Get organ donation facts to learn how to save lives
The need for organs far outweighs the availability of donors. Donate Life America estimates that 18 people on the wait list die each day because of a lack of available organs.
Most people know that donation is a life-saving option for many people, but the decision to become a donor isn’t easy. It can be a little scary — especially with a lot of misinformation surrounding the process.
Get the right organ donation facts to make an informed decision about whether you want to become a donor.
Understanding organ donation
Anyone can choose to sign up as a donor at any age. When a person dies, medical professionals evaluate the health of their organs. If the patient is a donor, those organs can go to someone on a list of potential recipients in that region.
There are donations you can make in life, as well, such as a portion of your lung or a kidney. This usually occurs between two people who know each other, but a particularly altruistic individual can be a living donor if they match a recipient nearby.
Donatelife.net features an informative video about the process of organ donation and transplant.
Dispelling the myths with organ donation facts
- What organs can be donated?
The United Network for Organ Sharing (UNOS) describes how organs — including the lungs, heart, pancreas, liver, intestines and kidneys — are evaluated after death for their donation potential. Tissue can also be donated, as well as corneas, skin, tendons, bone marrow and heart valves.
- Can I limit the organs I choose to donate?
Yes. When you join the donor registry in your state, you will have the option to specify limitations.
- Will my medical care be affected?
When you are admitted to the hospital, your medical team will make every effort to save your life. Only after these procedures have been exhausted will the hospital consider your donor status.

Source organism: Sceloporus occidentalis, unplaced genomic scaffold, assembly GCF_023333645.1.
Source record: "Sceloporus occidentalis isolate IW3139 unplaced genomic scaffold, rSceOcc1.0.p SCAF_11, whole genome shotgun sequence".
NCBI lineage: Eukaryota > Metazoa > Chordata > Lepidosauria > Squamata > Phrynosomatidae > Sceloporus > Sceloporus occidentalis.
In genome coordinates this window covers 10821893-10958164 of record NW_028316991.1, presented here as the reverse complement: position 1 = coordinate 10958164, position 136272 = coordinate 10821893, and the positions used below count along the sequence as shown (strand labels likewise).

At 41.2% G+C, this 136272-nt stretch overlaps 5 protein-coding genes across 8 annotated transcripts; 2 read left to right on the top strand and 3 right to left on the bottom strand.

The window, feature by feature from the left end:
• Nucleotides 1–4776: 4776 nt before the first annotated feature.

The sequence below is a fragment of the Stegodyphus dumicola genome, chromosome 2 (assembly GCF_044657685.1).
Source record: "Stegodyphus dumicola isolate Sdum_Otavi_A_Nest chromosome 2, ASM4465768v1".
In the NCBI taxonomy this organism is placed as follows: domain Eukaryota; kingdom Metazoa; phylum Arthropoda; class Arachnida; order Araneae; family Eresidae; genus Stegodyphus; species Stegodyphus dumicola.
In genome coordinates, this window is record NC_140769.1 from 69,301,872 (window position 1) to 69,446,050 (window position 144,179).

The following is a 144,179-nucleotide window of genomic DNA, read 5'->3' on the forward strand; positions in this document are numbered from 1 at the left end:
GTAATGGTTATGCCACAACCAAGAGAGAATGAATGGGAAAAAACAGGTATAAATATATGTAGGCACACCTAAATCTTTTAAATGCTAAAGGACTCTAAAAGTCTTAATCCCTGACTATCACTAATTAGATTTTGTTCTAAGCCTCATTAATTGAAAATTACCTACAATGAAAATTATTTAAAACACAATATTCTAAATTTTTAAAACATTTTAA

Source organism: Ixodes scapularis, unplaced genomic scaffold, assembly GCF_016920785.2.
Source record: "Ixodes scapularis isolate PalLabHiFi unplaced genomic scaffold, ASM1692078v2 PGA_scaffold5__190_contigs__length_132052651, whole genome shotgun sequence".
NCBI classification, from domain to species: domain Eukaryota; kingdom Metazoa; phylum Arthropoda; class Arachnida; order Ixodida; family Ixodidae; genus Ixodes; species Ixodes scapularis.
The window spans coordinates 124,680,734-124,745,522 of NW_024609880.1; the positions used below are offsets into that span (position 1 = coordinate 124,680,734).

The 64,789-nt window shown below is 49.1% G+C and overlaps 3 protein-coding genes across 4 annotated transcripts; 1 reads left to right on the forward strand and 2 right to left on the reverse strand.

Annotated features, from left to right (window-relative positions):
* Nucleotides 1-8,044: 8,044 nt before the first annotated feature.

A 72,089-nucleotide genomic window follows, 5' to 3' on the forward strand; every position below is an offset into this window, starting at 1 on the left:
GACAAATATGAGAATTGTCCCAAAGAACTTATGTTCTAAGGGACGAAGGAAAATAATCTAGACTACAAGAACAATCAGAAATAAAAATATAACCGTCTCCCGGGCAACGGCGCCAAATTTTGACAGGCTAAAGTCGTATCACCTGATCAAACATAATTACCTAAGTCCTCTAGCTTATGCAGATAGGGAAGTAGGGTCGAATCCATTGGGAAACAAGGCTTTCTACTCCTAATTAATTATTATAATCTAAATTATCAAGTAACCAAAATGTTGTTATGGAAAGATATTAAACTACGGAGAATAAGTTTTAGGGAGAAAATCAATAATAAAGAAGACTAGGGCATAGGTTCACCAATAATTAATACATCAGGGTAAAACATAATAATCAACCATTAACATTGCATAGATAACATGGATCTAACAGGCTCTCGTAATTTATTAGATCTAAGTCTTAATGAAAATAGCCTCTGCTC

- How are organs distributed?
A national system links up donors and recipients. The Donate Life video describes this process in more detail. Decisions are based on blood type, organ size, recipients’ time on the wait list, tissue type and geographic location.
- Will my body be disfigured?
Many people wonder if they can have an open-casket funeral after being an organ donor. The procurement process uses the latest surgical techniques and closes all incisions afterward — so, yes, you can.
- Does being an organ donor align with my faith?
It’s best to speak with a leader within your faith if you are concerned about spiritual aspects. Most major religions have provided statements confirming that organ donation fits within their beliefs. UNOS has compiled a list of these statements.
- Does my family have a say in the decision?
If you become an organ donor, be sure to communicate your wishes with your family. They may be asked to sign a consent form for donation. Also, designate your donor status on your driver’s license and include it in any advance directives. Parents are able to make the decision to donate life after the death of a child. Your family is not responsible for any costs associated with organ donation. Specifics on how to document your wishes and how they are carried out varies by state. Contact your local organ procurement office to learn more.
Become a donor
More than 120,000 people of all ages are currently waiting for organs to give them another chance at life. To become an organ donor, sign up with your state’s registry. One donor can save up to eight lives.
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